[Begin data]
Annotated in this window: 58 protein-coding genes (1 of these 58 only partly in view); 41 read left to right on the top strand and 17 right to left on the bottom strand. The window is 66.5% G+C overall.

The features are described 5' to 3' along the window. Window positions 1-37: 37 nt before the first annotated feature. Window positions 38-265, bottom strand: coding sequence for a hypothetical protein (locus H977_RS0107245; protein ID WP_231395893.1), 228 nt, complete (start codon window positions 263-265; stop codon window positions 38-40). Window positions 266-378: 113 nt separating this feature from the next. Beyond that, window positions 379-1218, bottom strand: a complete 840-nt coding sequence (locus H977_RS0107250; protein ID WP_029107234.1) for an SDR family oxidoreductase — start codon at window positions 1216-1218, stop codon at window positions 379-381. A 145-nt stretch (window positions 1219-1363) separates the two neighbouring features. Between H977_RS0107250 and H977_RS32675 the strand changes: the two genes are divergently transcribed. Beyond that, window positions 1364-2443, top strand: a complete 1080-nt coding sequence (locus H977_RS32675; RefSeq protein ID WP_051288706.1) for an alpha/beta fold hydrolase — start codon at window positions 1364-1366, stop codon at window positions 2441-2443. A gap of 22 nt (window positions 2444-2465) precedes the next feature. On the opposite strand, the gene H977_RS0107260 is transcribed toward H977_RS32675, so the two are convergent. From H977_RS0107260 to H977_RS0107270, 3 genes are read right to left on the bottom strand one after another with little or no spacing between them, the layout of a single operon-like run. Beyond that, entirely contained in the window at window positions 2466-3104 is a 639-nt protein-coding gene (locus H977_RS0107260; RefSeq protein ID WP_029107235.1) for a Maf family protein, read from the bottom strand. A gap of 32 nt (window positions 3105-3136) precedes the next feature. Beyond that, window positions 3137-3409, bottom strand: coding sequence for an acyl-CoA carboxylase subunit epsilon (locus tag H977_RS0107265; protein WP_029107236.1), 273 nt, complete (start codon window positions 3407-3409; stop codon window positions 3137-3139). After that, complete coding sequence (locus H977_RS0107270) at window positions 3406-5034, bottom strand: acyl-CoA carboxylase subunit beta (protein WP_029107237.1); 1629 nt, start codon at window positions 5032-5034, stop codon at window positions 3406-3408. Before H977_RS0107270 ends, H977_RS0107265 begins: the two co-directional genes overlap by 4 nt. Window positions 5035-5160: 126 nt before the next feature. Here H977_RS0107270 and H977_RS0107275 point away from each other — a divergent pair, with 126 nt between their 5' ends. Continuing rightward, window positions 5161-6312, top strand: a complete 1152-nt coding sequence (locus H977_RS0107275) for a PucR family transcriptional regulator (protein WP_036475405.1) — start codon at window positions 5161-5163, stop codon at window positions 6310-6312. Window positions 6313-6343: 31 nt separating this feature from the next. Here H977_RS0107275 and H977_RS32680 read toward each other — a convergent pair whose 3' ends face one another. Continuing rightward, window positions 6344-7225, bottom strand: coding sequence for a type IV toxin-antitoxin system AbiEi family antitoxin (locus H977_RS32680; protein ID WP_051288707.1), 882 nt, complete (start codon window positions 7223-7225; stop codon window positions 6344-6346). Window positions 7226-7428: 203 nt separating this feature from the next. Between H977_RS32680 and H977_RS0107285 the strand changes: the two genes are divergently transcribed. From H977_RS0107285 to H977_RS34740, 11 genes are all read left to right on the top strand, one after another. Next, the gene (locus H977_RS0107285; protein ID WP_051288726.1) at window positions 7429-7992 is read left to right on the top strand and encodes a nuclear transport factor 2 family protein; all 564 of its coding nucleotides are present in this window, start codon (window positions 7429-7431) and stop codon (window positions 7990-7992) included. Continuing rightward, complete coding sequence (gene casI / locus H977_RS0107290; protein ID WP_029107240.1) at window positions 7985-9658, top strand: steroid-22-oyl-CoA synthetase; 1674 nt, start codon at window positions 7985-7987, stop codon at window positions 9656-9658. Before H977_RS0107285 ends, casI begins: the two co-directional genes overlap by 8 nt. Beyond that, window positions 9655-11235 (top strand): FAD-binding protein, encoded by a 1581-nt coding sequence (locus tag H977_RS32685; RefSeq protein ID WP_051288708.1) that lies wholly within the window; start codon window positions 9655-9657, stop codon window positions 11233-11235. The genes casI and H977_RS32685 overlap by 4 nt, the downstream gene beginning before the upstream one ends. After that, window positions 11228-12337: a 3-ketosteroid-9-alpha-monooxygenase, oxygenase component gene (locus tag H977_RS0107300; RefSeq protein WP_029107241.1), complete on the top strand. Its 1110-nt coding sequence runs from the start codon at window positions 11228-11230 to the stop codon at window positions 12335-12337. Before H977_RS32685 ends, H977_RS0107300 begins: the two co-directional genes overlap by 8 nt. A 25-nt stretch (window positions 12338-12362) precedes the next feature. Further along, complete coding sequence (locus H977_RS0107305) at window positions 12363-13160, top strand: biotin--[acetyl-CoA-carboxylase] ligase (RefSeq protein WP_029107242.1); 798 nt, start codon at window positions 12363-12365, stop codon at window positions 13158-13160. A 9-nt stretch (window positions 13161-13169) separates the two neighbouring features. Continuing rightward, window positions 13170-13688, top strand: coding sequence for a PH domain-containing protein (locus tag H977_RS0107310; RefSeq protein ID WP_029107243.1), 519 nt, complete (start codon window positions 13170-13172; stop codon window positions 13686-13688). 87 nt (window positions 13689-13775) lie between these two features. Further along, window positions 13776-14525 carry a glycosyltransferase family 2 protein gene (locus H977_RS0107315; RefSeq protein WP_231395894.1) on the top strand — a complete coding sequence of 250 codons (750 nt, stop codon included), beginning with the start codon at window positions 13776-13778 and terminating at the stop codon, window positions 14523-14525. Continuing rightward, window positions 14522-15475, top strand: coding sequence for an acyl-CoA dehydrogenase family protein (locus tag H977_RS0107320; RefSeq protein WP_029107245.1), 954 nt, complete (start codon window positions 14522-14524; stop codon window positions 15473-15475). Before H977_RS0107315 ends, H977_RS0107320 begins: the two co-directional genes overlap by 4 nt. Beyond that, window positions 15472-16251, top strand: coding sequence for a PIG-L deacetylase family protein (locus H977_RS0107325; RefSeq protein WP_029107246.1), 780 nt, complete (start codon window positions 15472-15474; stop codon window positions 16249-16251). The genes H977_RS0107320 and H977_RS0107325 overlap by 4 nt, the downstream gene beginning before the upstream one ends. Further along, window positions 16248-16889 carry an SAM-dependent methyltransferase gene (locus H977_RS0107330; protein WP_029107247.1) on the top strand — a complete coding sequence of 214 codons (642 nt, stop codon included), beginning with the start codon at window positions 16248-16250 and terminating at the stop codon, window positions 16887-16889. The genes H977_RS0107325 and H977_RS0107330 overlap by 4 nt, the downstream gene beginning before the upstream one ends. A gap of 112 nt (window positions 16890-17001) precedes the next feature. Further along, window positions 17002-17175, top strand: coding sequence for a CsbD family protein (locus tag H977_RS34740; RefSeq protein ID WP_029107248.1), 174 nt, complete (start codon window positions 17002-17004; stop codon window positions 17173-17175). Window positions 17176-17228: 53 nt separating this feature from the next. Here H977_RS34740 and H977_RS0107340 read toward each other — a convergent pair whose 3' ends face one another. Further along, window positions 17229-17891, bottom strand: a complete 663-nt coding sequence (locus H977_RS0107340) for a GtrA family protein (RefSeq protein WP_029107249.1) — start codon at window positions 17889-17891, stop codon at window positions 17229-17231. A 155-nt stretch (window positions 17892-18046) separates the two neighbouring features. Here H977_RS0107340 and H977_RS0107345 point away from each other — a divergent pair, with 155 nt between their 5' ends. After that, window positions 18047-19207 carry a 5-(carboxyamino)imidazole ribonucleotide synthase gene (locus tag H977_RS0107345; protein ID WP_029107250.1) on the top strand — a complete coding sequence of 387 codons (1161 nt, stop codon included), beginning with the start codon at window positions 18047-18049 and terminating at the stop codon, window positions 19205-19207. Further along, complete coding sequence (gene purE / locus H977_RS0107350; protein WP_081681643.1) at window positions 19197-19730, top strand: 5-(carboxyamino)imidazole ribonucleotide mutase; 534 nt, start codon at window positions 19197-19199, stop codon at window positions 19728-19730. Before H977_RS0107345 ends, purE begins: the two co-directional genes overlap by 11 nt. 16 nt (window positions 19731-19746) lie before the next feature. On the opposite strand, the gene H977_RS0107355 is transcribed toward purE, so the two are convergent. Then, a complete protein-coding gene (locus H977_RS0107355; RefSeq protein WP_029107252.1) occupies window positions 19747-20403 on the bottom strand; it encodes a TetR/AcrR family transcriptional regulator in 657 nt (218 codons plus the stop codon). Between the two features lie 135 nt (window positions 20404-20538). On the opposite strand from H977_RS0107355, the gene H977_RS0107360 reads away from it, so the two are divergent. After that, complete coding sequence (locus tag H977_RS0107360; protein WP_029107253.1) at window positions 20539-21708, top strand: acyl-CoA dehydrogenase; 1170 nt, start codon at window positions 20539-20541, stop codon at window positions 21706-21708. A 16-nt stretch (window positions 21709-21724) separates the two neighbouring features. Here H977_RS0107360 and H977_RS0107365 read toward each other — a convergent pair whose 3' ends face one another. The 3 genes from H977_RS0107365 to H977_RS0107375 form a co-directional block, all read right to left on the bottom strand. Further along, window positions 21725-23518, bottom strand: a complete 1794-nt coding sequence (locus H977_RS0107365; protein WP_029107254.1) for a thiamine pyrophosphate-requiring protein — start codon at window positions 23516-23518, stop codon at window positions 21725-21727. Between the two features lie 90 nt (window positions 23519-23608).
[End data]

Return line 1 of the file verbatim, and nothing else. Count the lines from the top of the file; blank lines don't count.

Annotated in this window: 58 protein-coding genes (1 of these 58 only partly in view); 41 read left to right on the top strand and 17 right to left on the bottom strand. The window is 66.5% G+C overall.